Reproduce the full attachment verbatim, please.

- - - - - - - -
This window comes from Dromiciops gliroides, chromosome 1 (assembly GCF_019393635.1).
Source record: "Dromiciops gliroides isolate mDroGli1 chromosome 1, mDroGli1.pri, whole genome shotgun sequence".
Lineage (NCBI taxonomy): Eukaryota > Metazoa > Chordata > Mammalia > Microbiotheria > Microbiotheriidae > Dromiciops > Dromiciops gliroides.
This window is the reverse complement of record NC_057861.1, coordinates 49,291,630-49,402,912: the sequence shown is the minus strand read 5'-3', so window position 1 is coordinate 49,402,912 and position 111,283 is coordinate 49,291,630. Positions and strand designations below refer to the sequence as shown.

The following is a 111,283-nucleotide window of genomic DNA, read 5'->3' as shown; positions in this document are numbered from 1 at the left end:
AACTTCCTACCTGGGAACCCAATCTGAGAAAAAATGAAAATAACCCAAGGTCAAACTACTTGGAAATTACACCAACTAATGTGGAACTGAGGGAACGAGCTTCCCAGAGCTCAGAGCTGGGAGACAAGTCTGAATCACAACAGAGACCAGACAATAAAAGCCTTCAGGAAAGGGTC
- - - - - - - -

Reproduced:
This window comes from Dromiciops gliroides, chromosome 1 (assembly GCF_019393635.1).
Source record: "Dromiciops gliroides isolate mDroGli1 chromosome 1, mDroGli1.pri, whole genome shotgun sequence".
Lineage (NCBI taxonomy): Eukaryota > Metazoa > Chordata > Mammalia > Microbiotheria > Microbiotheriidae > Dromiciops > Dromiciops gliroides.
This window is the reverse complement of record NC_057861.1, coordinates 49,291,630-49,402,912: the sequence shown is the minus strand read 5'-3', so window position 1 is coordinate 49,402,912 and position 111,283 is coordinate 49,291,630. Positions and strand designations below refer to the sequence as shown.

The following is a 111,283-nucleotide window of genomic DNA, read 5'->3' as shown; positions in this document are numbered from 1 at the left end:
AACTTCCTACCTGGGAACCCAATCTGAGAAAAAATGAAAATAACCCAAGGTCAAACTACTTGGAAATTACACCAACTAATGTGGAACTGAGGGAACGAGCTTCCCAGAGCTCAGAGCTGGGAGACAAGTCTGAATCACAACAGAGACCAGACAATAAAAGCCTTCAGGAAAGGGTC